Take the 2-minute tour ×
Stack Overflow is a question and answer site for professional and enthusiast programmers. It's 100% free, no registration required.

i want to send the xml of an XmlDocument object to the HTTP client, but i'm concerned that the suggested soltuion might not honor the encoding that the Response has been set to use:

public void ProcessRequest(HttpContext context)
{
   XmlDocument doc = GetXmlToShow(context);

   context.Response.ContentType = "text/xml";
   context.Response.ContentEncoding = System.Text.Encoding.UTF8;
   context.Response.Cache.SetCacheability(HttpCacheability.NoCache);
   context.Response.Cache.SetAllowResponseInBrowserHistory(true);

   doc.Save(context.Response.OutputStream);

}

What if i changed the encoding to something else, Unicode for instance:

public void ProcessRequest(HttpContext context)
{
   XmlDocument doc = GetXmlToShow(context);

   context.Response.ContentType = "text/xml";
   context.Response.ContentEncoding = System.Text.Encoding.Unicode;
   context.Response.Cache.SetCacheability(HttpCacheability.NoCache);
   context.Response.Cache.SetAllowResponseInBrowserHistory(true);

   doc.Save(context.Response.OutputStream);
}

Will the Response.OutputStream translate the binary data that's being written to it on the fly, and make it Unicode?

Or is the Response.ContentEncoding just informative?

If the ContentEncoding is just informative, what content encoding will the follow text strings come back in?

context.Response.ContentEncoding = System.Text.Encoding.Unicode;
context.Response.Write("Hello World");

context.Response.ContentEncoding = System.Text.Encoding.UTF8;
context.Response.Write("Hello World");

context.Response.ContentEncoding = System.Text.Encoding.UTF16;
context.Response.Write("Hello World");

context.Response.ContentEncoding = System.Text.Encoding.ASCII;
context.Response.Write("Hello World");

context.Response.ContentEncoding = System.Text.Encoding.BigEndianUnicode;
context.Response.Write("Hello World");
share|improve this question

2 Answers 2

up vote 14 down vote accepted

i found it.

The answer is no: The XmlDocument will not honor the ContentEncoding of the response stream it's writing to.


Update: the proper way to do it

  1. Use Response.Output, and NOT Response.OutputStream.

    Both are streams, but Output is a TextWriter.

    When an XmlDocument saves itself to a TextWriter, it will use the encoding specified by the TextWriter. The XmlDocument will automatically change any xml declaration node, i.e.:

    <?xml version="1.0" encoding="ISO-8859-1"?>

    to match the encoding used by the Response.Output's encoding setting.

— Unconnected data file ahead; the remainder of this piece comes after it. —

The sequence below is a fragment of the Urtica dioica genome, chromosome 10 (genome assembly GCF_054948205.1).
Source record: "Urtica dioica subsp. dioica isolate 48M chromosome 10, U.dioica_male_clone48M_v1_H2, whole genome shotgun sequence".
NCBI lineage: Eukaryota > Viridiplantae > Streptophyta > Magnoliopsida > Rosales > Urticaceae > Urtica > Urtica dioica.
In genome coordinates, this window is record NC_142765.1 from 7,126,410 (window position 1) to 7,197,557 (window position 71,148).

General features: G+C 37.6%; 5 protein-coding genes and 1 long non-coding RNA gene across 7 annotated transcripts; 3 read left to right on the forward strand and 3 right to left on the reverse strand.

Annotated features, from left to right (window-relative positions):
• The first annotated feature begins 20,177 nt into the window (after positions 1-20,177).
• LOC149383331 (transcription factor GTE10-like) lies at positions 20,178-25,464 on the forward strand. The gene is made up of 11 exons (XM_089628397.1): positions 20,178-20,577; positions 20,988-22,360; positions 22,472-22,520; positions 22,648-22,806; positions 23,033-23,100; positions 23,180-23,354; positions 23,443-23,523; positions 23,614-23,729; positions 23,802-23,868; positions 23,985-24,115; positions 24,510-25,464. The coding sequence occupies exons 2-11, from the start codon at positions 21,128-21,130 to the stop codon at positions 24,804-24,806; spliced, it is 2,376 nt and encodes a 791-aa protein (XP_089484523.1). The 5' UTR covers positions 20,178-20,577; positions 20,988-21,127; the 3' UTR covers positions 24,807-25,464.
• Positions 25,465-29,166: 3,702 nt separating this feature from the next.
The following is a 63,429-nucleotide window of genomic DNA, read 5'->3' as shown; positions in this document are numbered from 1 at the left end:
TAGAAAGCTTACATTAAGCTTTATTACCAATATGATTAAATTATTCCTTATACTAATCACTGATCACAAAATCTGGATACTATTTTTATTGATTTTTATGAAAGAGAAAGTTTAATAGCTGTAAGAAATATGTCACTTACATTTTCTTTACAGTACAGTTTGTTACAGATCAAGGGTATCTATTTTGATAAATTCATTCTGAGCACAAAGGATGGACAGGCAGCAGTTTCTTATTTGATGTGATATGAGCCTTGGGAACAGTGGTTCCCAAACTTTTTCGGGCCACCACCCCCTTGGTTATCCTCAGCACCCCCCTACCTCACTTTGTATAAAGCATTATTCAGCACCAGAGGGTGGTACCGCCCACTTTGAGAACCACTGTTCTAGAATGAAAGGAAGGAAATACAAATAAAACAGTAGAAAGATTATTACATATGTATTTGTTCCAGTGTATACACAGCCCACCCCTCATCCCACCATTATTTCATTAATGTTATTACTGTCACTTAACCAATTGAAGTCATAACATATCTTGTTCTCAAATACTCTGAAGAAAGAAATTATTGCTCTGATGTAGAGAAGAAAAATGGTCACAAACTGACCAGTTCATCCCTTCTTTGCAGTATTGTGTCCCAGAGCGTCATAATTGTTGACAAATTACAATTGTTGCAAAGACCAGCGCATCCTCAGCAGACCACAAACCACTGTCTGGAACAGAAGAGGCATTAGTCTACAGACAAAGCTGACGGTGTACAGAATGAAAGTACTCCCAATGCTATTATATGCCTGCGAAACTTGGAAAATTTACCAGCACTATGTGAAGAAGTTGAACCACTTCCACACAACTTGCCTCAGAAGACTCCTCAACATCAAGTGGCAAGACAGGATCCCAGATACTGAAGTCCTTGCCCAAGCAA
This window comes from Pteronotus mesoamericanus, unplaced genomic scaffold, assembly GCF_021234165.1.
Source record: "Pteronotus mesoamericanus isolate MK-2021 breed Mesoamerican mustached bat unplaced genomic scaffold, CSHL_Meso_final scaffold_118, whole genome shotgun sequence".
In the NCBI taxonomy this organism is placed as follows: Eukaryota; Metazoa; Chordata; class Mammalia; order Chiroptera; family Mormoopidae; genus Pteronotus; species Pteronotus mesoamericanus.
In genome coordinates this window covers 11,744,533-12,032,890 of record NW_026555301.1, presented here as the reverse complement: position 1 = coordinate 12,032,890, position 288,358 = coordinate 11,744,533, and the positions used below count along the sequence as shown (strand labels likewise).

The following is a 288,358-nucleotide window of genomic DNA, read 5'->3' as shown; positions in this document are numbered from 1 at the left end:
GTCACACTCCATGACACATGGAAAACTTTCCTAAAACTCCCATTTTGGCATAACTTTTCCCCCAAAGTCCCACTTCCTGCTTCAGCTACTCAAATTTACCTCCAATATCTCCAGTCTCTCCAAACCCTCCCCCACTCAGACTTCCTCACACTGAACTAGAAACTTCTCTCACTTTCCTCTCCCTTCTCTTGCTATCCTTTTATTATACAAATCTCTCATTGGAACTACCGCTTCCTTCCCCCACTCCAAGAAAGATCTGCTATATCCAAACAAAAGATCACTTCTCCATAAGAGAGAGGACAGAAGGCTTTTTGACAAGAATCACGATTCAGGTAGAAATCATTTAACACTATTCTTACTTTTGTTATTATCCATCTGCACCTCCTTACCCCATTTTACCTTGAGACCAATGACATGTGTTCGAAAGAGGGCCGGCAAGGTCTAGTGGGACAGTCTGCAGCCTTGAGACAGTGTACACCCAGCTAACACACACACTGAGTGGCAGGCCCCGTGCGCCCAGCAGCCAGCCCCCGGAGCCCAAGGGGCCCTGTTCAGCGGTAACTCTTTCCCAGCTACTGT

2. The Response.Output TextWriter's encoding settings comes from the Response.ContentEncoding value.

  3. Use doc.Save, not Response.Write(doc.ToString()) or Response.Write(doc.InnerXml)

    You DON'T want to Save the xml to a string, or stuff the xml into a string, and response.Write that, because that:

    • doesn't follow the encoding specified
    • wastes memory

To sum up: by Saving to a TextWriter: the XML Declaration node, the XML contents, and the HTML Response content-encoding will all match.

Sample code:

public class Handler : IHttpHandler, System.Web.SessionState.IRequiresSessionState 
{
    //Note: We add IRequiesSessionState so that we'll have access to context.Session object
    //Otherwise it will be null


    public void ProcessRequest(HttpContext context)
    {
        XmlDocument doc = GetXmlToShow(context); //GetXmlToShow will look for parameters from the context

        if (doc != null)
        {
            context.Response.ContentType = "text/xml"; //must be 'text/xml'
            context.Response.ContentEncoding = System.Text.Encoding.UTF8; //we'd like utf-8
            doc.Save(context.Response.Output); //doc save itself to the textwriter, using the encoding of the text-writer (which comes from response.contentEncoding)
        }

        #region Notes
        /*
         * 1. Use Response.Output, and NOT Response.OutputStream.
         *    Both are streams, but Output is a TextWriter.
         *    When an XmlDocument saves itself to a TextWriter, it will use the encoding
         *    specified by the TextWriter. The XmlDocument will automatically change any
         *    xml declaration node, i.e.:
         *       <?xml version="1.0" encoding="ISO-8859-1"?>
         *    to match the encoding used by the Response.Output's encoding setting
         * 2. The Response.Output TextWriter's encoding settings comes from the